Sharpest decline in business activity since February 2021

DECEMBER PMI: Today sees the release of December data from the Ulster Bank Northern Ireland PMI®. The latest report – produced for Ulster Bank by S&P Global – pointed to a difficult end to 2022 as new orders fell sharply again and the rate of decline in output accelerated. Employment was unchanged, following 21 months of job creation. Meanwhile, inflationary pressures moderated.

Northern Ireland’s private sector started last year in expansion mode as the post-pandemic economic recovery gathered pace. Last January, businesses were optimistic for the year ahead with the expectation that growth would continue. This proved not to be the case. Largely as a result of the Russian invasion of Ukraine, which added fuel to the cost-of-living crisis, growth petered out and confidence ebbed away. Northern Ireland’s private sector therefore ended the year on a much more negative note. December saw output and orders fall for the eighth successive month. The contraction in output was the steepest in a decade outside of lockdowns. All four sectors posted declines in output and orders although retail, services and construction firms did increase their staffing levels. The good news is that inflationary pressures moderated with firms reporting the weakest rise in input costs in 22 months. As a result, firms raised their prices at their slowest pace in almost two years. But these price rises still exceed anything that occurred in the pre-pandemic era. This time last year, firms were braced for a challenging year, but it turned out much worse than anticipated. December’s report suggests that negative sentiment is receding and that we may have passed peak pessimism. This year, expectations for the 12-months ahead are low but we could see the converse of last year with expectations being exceeded this time around.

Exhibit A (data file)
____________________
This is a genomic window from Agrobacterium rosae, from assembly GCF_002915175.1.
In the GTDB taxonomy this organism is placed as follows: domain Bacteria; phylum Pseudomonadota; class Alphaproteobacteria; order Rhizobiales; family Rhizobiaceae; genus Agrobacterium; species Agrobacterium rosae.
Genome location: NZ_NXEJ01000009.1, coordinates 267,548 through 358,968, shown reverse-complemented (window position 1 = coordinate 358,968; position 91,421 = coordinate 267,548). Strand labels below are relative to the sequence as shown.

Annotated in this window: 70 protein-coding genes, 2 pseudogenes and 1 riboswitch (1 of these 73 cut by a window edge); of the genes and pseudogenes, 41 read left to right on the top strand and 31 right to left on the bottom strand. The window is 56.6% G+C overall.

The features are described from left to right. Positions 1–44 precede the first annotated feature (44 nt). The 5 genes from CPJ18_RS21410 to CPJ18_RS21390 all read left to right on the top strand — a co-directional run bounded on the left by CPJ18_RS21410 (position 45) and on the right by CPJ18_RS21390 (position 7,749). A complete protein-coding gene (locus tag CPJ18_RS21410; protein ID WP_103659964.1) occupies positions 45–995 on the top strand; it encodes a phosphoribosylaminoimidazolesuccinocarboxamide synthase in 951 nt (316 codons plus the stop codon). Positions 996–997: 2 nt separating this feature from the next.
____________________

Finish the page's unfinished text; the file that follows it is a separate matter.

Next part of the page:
The main findings of the December survey were as follows:

The headline seasonally adjusted Business Activity Index fell sharply to 41.6 in December from 46.0 in November, pointing to a much faster reduction in output in the private sector at the end of 2022. In fact, the decline was the steepest since February 2021. The cost of living crisis was reportedly a key factor behind the drop in activity as new orders continued to fall sharply. Activity decreased across all four broad sectors covered by the survey, with the fastest reduction in construction.

Employment was unchanged in December, thereby ending a 21-month sequence of job creation. While some firms were able to expand their staffing levels, others reported voluntary resignations and difficulties recruiting. There were further signs of inflationary pressures moderating in December, with both input costs and output prices rising at the slowest rates since early-2021. That said, prices continued to increase rapidly. Where input costs were up, panellists mentioned higher costs for energy and transportation. Suppliers’ delivery times continued to lengthen, with delays linked to Brexit and postal strikes. Although companies remained downbeat on the prospects for output growth during 2023 due to the cost of living crisis and political uncertainty, sentiment improved to an eight-month high.

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